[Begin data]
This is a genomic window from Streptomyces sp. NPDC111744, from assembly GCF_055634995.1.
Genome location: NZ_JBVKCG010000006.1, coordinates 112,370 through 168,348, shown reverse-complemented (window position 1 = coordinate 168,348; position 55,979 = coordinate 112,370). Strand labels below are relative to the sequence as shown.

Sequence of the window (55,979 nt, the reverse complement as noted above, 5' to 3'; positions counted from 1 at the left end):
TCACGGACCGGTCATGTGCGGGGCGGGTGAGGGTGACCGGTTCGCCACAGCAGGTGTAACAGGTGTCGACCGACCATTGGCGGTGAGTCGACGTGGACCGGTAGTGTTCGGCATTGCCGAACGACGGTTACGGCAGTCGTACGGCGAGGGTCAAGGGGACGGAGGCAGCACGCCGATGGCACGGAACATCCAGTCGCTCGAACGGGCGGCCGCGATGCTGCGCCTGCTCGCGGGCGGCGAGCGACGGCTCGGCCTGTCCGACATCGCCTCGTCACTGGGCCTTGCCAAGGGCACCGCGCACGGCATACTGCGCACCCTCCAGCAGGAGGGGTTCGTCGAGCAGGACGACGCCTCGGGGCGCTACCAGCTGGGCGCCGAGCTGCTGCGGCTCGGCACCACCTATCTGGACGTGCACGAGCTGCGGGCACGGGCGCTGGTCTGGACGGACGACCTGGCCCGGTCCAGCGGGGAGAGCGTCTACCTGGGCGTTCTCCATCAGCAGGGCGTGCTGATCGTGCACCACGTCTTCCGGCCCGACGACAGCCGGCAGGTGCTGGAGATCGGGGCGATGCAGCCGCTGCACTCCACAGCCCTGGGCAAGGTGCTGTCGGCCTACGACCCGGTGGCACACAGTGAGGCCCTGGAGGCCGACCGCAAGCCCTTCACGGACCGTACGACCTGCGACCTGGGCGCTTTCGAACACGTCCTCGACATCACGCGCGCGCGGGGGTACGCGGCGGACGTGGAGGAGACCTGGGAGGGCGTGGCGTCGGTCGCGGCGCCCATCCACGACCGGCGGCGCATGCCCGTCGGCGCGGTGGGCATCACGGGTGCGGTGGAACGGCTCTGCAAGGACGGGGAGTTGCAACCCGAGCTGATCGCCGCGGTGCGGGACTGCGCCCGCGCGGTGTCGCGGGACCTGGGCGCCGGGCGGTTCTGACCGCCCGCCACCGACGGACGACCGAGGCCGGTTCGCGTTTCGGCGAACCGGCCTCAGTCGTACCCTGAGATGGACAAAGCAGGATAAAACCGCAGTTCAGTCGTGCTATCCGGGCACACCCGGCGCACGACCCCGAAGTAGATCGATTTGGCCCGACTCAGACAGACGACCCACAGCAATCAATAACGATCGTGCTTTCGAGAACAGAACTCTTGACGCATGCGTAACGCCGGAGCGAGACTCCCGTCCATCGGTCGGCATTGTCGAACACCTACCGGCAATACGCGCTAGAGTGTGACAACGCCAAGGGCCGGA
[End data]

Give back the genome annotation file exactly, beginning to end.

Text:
This is a genomic window from Streptomyces sp. NPDC111744, from assembly GCF_055634995.1.
Genome location: NZ_JBVKCG010000006.1, coordinates 112,370 through 168,348, shown reverse-complemented (window position 1 = coordinate 168,348; position 55,979 = coordinate 112,370). Strand labels below are relative to the sequence as shown.

Sequence of the window (55,979 nt, the reverse complement as noted above, 5' to 3'; positions counted from 1 at the left end):
TCACGGACCGGTCATGTGCGGGGCGGGTGAGGGTGACCGGTTCGCCACAGCAGGTGTAACAGGTGTCGACCGACCATTGGCGGTGAGTCGACGTGGACCGGTAGTGTTCGGCATTGCCGAACGACGGTTACGGCAGTCGTACGGCGAGGGTCAAGGGGACGGAGGCAGCACGCCGATGGCACGGAACATCCAGTCGCTCGAACGGGCGGCCGCGATGCTGCGCCTGCTCGCGGGCGGCGAGCGACGGCTCGGCCTGTCCGACATCGCCTCGTCACTGGGCCTTGCCAAGGGCACCGCGCACGGCATACTGCGCACCCTCCAGCAGGAGGGGTTCGTCGAGCAGGACGACGCCTCGGGGCGCTACCAGCTGGGCGCCGAGCTGCTGCGGCTCGGCACCACCTATCTGGACGTGCACGAGCTGCGGGCACGGGCGCTGGTCTGGACGGACGACCTGGCCCGGTCCAGCGGGGAGAGCGTCTACCTGGGCGTTCTCCATCAGCAGGGCGTGCTGATCGTGCACCACGTCTTCCGGCCCGACGACAGCCGGCAGGTGCTGGAGATCGGGGCGATGCAGCCGCTGCACTCCACAGCCCTGGGCAAGGTGCTGTCGGCCTACGACCCGGTGGCACACAGTGAGGCCCTGGAGGCCGACCGCAAGCCCTTCACGGACCGTACGACCTGCGACCTGGGCGCTTTCGAACACGTCCTCGACATCACGCGCGCGCGGGGGTACGCGGCGGACGTGGAGGAGACCTGGGAGGGCGTGGCGTCGGTCGCGGCGCCCATCCACGACCGGCGGCGCATGCCCGTCGGCGCGGTGGGCATCACGGGTGCGGTGGAACGGCTCTGCAAGGACGGGGAGTTGCAACCCGAGCTGATCGCCGCGGTGCGGGACTGCGCCCGCGCGGTGTCGCGGGACCTGGGCGCCGGGCGGTTCTGACCGCCCGCCACCGACGGACGACCGAGGCCGGTTCGCGTTTCGGCGAACCGGCCTCAGTCGTACCCTGAGATGGACAAAGCAGGATAAAACCGCAGTTCAGTCGTGCTATCCGGGCACACCCGGCGCACGACCCCGAAGTAGATCGATTTGGCCCGACTCAGACAGACGACCCACAGCAATCAATAACGATCGTGCTTTCGAGAACAGAACTCTTGACGCATGCGTAACGCCGGAGCGAGACTCCCGTCCATCGGTCGGCATTGTCGAACACCTACCGGCAATACGCGCTAGAGTGTGACAACGCCAAGGGCCGGA